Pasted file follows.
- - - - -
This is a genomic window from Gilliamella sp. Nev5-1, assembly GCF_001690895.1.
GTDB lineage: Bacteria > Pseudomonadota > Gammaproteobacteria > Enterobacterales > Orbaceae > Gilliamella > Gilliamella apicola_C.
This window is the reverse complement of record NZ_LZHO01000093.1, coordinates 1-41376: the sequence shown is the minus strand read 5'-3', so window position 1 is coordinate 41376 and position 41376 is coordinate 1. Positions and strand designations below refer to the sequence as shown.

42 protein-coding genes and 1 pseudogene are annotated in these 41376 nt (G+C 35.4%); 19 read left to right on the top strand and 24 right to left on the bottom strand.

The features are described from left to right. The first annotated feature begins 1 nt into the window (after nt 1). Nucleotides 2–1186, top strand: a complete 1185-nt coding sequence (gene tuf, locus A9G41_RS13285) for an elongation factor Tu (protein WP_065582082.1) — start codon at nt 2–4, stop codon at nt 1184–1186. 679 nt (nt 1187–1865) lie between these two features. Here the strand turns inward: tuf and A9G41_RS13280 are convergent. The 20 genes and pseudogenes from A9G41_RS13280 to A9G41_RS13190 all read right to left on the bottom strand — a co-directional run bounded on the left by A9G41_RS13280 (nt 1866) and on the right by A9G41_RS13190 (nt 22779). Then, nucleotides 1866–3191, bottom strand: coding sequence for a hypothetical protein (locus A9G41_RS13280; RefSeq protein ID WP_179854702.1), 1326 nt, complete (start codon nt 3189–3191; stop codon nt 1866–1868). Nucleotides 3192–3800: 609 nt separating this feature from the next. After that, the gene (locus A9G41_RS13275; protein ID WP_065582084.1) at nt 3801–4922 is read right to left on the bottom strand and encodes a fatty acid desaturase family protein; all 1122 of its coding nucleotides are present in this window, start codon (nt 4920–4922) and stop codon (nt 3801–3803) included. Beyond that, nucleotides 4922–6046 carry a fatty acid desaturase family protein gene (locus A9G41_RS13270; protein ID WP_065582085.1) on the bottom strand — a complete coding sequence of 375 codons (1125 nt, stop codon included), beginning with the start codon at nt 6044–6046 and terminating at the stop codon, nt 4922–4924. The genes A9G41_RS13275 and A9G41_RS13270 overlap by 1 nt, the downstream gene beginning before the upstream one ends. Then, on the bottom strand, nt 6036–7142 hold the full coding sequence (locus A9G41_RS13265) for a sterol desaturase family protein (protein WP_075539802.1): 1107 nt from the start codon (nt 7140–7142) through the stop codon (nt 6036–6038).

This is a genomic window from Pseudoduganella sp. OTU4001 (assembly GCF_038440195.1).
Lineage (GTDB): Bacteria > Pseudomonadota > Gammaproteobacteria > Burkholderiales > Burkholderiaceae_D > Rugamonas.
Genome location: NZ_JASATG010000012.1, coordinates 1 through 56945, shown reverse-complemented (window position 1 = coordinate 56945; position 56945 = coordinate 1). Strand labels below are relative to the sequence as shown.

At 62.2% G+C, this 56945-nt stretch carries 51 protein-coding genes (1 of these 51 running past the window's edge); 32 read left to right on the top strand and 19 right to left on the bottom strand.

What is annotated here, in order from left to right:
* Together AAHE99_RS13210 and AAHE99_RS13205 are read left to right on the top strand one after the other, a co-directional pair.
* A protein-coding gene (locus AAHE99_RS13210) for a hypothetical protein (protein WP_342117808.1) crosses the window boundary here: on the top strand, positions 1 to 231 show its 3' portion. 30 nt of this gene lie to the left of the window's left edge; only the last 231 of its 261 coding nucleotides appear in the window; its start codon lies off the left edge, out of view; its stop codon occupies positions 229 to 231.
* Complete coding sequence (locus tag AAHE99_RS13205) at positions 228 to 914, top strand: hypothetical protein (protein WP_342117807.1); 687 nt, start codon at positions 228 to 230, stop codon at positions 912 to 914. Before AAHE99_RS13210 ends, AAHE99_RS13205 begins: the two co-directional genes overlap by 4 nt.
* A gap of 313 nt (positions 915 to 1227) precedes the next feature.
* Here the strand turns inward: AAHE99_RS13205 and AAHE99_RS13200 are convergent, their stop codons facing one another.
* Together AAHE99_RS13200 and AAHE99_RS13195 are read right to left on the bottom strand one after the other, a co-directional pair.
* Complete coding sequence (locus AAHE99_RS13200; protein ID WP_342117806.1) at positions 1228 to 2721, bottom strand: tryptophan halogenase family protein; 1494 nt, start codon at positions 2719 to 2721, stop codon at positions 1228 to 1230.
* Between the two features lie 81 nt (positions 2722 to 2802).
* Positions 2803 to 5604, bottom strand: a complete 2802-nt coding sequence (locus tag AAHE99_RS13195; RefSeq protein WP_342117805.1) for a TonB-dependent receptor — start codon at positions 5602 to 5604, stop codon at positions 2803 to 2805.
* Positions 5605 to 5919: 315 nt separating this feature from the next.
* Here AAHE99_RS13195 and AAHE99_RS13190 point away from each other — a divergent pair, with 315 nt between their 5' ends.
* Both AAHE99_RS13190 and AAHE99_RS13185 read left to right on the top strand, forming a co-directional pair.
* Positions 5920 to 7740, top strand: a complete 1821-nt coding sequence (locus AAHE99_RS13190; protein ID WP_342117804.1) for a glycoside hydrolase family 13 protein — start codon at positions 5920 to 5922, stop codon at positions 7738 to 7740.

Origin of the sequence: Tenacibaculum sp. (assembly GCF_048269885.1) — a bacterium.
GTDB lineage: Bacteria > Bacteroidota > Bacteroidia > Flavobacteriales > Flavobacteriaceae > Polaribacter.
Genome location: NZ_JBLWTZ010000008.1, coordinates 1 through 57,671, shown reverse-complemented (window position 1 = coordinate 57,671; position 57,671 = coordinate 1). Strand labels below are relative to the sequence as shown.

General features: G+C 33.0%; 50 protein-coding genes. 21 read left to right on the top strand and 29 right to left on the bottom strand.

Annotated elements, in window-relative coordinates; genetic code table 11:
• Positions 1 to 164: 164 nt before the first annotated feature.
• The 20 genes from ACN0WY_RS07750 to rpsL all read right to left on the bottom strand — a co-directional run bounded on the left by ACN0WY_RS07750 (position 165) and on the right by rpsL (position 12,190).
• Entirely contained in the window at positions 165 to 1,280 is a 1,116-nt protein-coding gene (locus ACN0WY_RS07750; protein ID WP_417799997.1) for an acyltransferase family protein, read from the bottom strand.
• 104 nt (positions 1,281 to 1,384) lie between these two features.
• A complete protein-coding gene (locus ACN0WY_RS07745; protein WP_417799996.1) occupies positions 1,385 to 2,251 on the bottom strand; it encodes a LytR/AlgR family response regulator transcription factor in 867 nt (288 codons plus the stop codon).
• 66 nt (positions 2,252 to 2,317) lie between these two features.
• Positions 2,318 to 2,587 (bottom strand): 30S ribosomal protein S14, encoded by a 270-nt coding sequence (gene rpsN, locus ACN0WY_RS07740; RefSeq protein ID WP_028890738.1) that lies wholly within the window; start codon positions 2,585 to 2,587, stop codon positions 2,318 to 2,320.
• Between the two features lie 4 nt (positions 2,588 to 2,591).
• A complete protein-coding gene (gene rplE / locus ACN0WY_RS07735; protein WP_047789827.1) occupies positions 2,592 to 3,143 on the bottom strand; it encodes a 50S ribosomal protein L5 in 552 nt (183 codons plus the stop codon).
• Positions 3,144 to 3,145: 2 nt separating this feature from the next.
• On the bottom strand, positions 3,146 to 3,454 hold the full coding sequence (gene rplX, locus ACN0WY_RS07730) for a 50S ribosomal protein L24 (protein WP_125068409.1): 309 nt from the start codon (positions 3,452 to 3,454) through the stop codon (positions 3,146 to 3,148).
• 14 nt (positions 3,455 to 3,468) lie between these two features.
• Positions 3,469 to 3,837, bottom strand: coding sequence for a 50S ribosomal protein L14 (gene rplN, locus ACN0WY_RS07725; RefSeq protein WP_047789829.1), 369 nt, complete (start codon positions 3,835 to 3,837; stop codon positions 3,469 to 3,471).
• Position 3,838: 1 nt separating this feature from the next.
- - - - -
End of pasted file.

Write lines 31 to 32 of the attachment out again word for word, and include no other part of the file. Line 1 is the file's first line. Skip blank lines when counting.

• Entirely contained in the window at positions 165 to 1,280 is a 1,116-nt protein-coding gene (locus ACN0WY_RS07750; protein ID WP_417799997.1) for an acyltransferase family protein, read from the bottom strand.
• 104 nt (positions 1,281 to 1,384) lie between these two features.